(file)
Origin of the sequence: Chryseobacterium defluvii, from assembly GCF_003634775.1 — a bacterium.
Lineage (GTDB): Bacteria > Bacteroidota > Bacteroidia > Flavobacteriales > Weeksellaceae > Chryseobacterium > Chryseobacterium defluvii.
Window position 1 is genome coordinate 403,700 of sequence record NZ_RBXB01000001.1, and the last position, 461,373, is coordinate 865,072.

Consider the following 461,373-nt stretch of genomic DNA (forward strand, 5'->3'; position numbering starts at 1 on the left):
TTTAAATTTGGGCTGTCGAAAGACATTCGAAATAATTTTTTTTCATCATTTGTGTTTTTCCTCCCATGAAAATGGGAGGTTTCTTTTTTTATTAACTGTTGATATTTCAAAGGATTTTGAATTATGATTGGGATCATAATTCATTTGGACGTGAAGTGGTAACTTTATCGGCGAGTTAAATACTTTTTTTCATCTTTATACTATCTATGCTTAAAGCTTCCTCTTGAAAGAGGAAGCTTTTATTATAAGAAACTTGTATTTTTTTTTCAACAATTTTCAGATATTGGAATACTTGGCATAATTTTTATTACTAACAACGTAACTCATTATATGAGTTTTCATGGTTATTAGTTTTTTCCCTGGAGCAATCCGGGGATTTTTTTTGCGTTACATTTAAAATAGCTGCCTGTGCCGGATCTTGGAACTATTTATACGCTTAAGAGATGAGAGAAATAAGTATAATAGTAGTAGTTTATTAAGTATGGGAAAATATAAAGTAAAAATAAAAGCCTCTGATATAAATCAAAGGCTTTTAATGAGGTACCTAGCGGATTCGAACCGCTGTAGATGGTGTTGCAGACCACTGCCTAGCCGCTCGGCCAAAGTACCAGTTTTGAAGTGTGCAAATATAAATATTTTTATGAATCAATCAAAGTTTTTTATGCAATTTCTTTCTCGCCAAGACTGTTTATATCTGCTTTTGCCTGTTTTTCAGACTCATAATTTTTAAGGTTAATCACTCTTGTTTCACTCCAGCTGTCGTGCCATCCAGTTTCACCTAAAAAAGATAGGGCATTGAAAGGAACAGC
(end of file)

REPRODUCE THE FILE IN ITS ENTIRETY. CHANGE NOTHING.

Origin of the sequence: Chryseobacterium defluvii, from assembly GCF_003634775.1 — a bacterium.
Lineage (GTDB): Bacteria > Bacteroidota > Bacteroidia > Flavobacteriales > Weeksellaceae > Chryseobacterium > Chryseobacterium defluvii.
Window position 1 is genome coordinate 403,700 of sequence record NZ_RBXB01000001.1, and the last position, 461,373, is coordinate 865,072.

Consider the following 461,373-nt stretch of genomic DNA (forward strand, 5'->3'; position numbering starts at 1 on the left):
TTTAAATTTGGGCTGTCGAAAGACATTCGAAATAATTTTTTTTCATCATTTGTGTTTTTCCTCCCATGAAAATGGGAGGTTTCTTTTTTTATTAACTGTTGATATTTCAAAGGATTTTGAATTATGATTGGGATCATAATTCATTTGGACGTGAAGTGGTAACTTTATCGGCGAGTTAAATACTTTTTTTCATCTTTATACTATCTATGCTTAAAGCTTCCTCTTGAAAGAGGAAGCTTTTATTATAAGAAACTTGTATTTTTTTTTCAACAATTTTCAGATATTGGAATACTTGGCATAATTTTTATTACTAACAACGTAACTCATTATATGAGTTTTCATGGTTATTAGTTTTTTCCCTGGAGCAATCCGGGGATTTTTTTTGCGTTACATTTAAAATAGCTGCCTGTGCCGGATCTTGGAACTATTTATACGCTTAAGAGATGAGAGAAATAAGTATAATAGTAGTAGTTTATTAAGTATGGGAAAATATAAAGTAAAAATAAAAGCCTCTGATATAAATCAAAGGCTTTTAATGAGGTACCTAGCGGATTCGAACCGCTGTAGATGGTGTTGCAGACCACTGCCTAGCCGCTCGGCCAAAGTACCAGTTTTGAAGTGTGCAAATATAAATATTTTTATGAATCAATCAAAGTTTTTTATGCAATTTCTTTCTCGCCAAGACTGTTTATATCTGCTTTTGCCTGTTTTTCAGACTCATAATTTTTAAGGTTAATCACTCTTGTTTCACTCCAGCTGTCGTGCCATCCAGTTTCACCTAAAAAAGATAGGGCATTGAAAGGAACAGC